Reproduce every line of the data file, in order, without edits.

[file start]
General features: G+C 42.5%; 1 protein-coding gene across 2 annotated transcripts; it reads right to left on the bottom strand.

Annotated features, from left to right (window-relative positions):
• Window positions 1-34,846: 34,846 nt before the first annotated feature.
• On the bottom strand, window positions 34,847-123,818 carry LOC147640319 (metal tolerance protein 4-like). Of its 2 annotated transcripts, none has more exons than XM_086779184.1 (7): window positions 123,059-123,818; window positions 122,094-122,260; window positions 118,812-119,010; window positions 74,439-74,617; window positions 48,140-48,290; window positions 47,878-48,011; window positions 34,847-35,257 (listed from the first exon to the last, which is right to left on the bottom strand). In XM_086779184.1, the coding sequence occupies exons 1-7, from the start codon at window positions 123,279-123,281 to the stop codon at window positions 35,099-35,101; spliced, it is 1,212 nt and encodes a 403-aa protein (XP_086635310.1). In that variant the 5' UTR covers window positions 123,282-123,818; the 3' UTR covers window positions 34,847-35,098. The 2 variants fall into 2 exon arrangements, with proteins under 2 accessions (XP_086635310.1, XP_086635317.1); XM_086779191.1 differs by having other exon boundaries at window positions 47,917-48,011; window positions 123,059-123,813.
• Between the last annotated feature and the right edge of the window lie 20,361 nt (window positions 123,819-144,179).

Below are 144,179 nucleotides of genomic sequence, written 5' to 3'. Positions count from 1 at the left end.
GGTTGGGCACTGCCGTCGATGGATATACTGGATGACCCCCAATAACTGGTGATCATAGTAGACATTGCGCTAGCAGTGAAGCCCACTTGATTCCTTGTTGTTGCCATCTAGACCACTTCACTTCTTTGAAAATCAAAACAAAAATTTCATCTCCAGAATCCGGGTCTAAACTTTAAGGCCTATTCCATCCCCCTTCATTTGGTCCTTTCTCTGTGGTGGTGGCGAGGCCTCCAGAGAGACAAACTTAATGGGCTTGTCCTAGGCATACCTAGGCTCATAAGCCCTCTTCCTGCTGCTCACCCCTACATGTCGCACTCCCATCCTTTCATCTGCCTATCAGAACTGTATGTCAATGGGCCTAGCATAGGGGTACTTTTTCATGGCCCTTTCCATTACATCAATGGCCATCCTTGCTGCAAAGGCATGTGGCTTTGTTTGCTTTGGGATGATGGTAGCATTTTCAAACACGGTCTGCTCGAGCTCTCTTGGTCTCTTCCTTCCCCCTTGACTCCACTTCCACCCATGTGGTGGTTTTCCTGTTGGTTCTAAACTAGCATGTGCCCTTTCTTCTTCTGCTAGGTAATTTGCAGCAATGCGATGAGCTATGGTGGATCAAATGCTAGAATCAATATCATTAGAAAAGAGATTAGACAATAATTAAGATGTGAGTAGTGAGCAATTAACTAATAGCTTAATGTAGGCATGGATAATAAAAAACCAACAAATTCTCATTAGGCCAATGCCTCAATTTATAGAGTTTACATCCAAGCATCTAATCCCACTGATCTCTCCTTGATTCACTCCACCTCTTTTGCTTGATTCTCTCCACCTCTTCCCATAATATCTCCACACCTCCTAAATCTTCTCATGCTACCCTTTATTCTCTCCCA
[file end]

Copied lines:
General features: G+C 42.5%; 1 protein-coding gene across 2 annotated transcripts; it reads right to left on the bottom strand.

Annotated features, from left to right (window-relative positions):
• Window positions 1-34,846: 34,846 nt before the first annotated feature.
• On the bottom strand, window positions 34,847-123,818 carry LOC147640319 (metal tolerance protein 4-like). Of its 2 annotated transcripts, none has more exons than XM_086779184.1 (7): window positions 123,059-123,818; window positions 122,094-122,260; window positions 118,812-119,010; window positions 74,439-74,617; window positions 48,140-48,290; window positions 47,878-48,011; window positions 34,847-35,257 (listed from the first exon to the last, which is right to left on the bottom strand). In XM_086779184.1, the coding sequence occupies exons 1-7, from the start codon at window positions 123,279-123,281 to the stop codon at window positions 35,099-35,101; spliced, it is 1,212 nt and encodes a 403-aa protein (XP_086635310.1). In that variant the 5' UTR covers window positions 123,282-123,818; the 3' UTR covers window positions 34,847-35,098. The 2 variants fall into 2 exon arrangements, with proteins under 2 accessions (XP_086635310.1, XP_086635317.1); XM_086779191.1 differs by having other exon boundaries at window positions 47,917-48,011; window positions 123,059-123,813.
• Between the last annotated feature and the right edge of the window lie 20,361 nt (window positions 123,819-144,179).

Below are 144,179 nucleotides of genomic sequence, written 5' to 3'. Positions count from 1 at the left end.
GGTTGGGCACTGCCGTCGATGGATATACTGGATGACCCCCAATAACTGGTGATCATAGTAGACATTGCGCTAGCAGTGAAGCCCACTTGATTCCTTGTTGTTGCCATCTAGACCACTTCACTTCTTTGAAAATCAAAACAAAAATTTCATCTCCAGAATCCGGGTCTAAACTTTAAGGCCTATTCCATCCCCCTTCATTTGGTCCTTTCTCTGTGGTGGTGGCGAGGCCTCCAGAGAGACAAACTTAATGGGCTTGTCCTAGGCATACCTAGGCTCATAAGCCCTCTTCCTGCTGCTCACCCCTACATGTCGCACTCCCATCCTTTCATCTGCCTATCAGAACTGTATGTCAATGGGCCTAGCATAGGGGTACTTTTTCATGGCCCTTTCCATTACATCAATGGCCATCCTTGCTGCAAAGGCATGTGGCTTTGTTTGCTTTGGGATGATGGTAGCATTTTCAAACACGGTCTGCTCGAGCTCTCTTGGTCTCTTCCTTCCCCCTTGACTCCACTTCCACCCATGTGGTGGTTTTCCTGTTGGTTCTAAACTAGCATGTGCCCTTTCTTCTTCTGCTAGGTAATTTGCAGCAATGCGATGAGCTATGGTGGATCAAATGCTAGAATCAATATCATTAGAAAAGAGATTAGACAATAATTAAGATGTGAGTAGTGAGCAATTAACTAATAGCTTAATGTAGGCATGGATAATAAAAAACCAACAAATTCTCATTAGGCCAATGCCTCAATTTATAGAGTTTACATCCAAGCATCTAATCCCACTGATCTCTCCTTGATTCACTCCACCTCTTTTGCTTGATTCTCTCCACCTCTTCCCATAATATCTCCACACCTCCTAAATCTTCTCATGCTACCCTTTATTCTCTCCCA